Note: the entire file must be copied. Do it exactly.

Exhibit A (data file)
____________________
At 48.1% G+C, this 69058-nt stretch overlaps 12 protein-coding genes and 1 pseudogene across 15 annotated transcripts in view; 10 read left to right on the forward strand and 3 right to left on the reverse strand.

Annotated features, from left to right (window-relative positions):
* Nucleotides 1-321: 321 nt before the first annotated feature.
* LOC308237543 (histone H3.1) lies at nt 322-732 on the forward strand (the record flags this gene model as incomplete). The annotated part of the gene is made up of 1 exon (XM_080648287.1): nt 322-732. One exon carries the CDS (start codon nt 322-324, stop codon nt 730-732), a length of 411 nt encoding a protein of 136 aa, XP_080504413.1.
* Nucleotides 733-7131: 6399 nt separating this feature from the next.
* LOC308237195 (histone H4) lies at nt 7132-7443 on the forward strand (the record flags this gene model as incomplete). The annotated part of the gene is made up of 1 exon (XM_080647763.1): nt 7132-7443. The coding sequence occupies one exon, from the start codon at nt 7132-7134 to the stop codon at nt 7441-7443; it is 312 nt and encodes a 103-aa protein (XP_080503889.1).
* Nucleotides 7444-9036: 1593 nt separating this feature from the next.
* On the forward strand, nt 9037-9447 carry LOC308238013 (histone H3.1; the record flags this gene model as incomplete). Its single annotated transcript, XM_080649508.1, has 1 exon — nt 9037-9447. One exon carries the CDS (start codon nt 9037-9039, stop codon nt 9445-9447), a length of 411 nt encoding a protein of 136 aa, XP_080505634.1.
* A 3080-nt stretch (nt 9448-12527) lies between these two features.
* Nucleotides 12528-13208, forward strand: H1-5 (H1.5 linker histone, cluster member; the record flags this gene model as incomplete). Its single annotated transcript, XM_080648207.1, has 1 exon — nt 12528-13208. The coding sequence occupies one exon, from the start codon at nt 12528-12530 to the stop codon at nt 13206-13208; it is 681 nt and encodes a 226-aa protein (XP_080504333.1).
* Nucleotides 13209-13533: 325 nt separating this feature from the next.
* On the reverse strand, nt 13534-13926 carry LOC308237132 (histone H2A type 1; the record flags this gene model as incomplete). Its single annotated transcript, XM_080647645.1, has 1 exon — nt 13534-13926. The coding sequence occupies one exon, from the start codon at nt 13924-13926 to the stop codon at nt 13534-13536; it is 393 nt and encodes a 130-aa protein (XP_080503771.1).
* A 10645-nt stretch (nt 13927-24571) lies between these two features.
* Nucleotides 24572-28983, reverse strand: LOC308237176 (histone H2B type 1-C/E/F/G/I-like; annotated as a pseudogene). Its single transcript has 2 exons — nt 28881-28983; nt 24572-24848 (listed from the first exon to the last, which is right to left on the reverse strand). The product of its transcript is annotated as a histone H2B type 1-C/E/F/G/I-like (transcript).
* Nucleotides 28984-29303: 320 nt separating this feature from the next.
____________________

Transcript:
At 48.1% G+C, this 69058-nt stretch overlaps 12 protein-coding genes and 1 pseudogene across 15 annotated transcripts in view; 10 read left to right on the forward strand and 3 right to left on the reverse strand.

Annotated features, from left to right (window-relative positions):
* Nucleotides 1-321: 321 nt before the first annotated feature.
* LOC308237543 (histone H3.1) lies at nt 322-732 on the forward strand (the record flags this gene model as incomplete). The annotated part of the gene is made up of 1 exon (XM_080648287.1): nt 322-732. One exon carries the CDS (start codon nt 322-324, stop codon nt 730-732), a length of 411 nt encoding a protein of 136 aa, XP_080504413.1.
* Nucleotides 733-7131: 6399 nt separating this feature from the next.
* LOC308237195 (histone H4) lies at nt 7132-7443 on the forward strand (the record flags this gene model as incomplete). The annotated part of the gene is made up of 1 exon (XM_080647763.1): nt 7132-7443. The coding sequence occupies one exon, from the start codon at nt 7132-7134 to the stop codon at nt 7441-7443; it is 312 nt and encodes a 103-aa protein (XP_080503889.1).
* Nucleotides 7444-9036: 1593 nt separating this feature from the next.
* On the forward strand, nt 9037-9447 carry LOC308238013 (histone H3.1; the record flags this gene model as incomplete). Its single annotated transcript, XM_080649508.1, has 1 exon — nt 9037-9447. One exon carries the CDS (start codon nt 9037-9039, stop codon nt 9445-9447), a length of 411 nt encoding a protein of 136 aa, XP_080505634.1.
* A 3080-nt stretch (nt 9448-12527) lies between these two features.
* Nucleotides 12528-13208, forward strand: H1-5 (H1.5 linker histone, cluster member; the record flags this gene model as incomplete). Its single annotated transcript, XM_080648207.1, has 1 exon — nt 12528-13208. The coding sequence occupies one exon, from the start codon at nt 12528-12530 to the stop codon at nt 13206-13208; it is 681 nt and encodes a 226-aa protein (XP_080504333.1).
* Nucleotides 13209-13533: 325 nt separating this feature from the next.
* On the reverse strand, nt 13534-13926 carry LOC308237132 (histone H2A type 1; the record flags this gene model as incomplete). Its single annotated transcript, XM_080647645.1, has 1 exon — nt 13534-13926. The coding sequence occupies one exon, from the start codon at nt 13924-13926 to the stop codon at nt 13534-13536; it is 393 nt and encodes a 130-aa protein (XP_080503771.1).
* A 10645-nt stretch (nt 13927-24571) lies between these two features.
* Nucleotides 24572-28983, reverse strand: LOC308237176 (histone H2B type 1-C/E/F/G/I-like; annotated as a pseudogene). Its single transcript has 2 exons — nt 28881-28983; nt 24572-24848 (listed from the first exon to the last, which is right to left on the reverse strand). The product of its transcript is annotated as a histone H2B type 1-C/E/F/G/I-like (transcript).
* Nucleotides 28984-29303: 320 nt separating this feature from the next.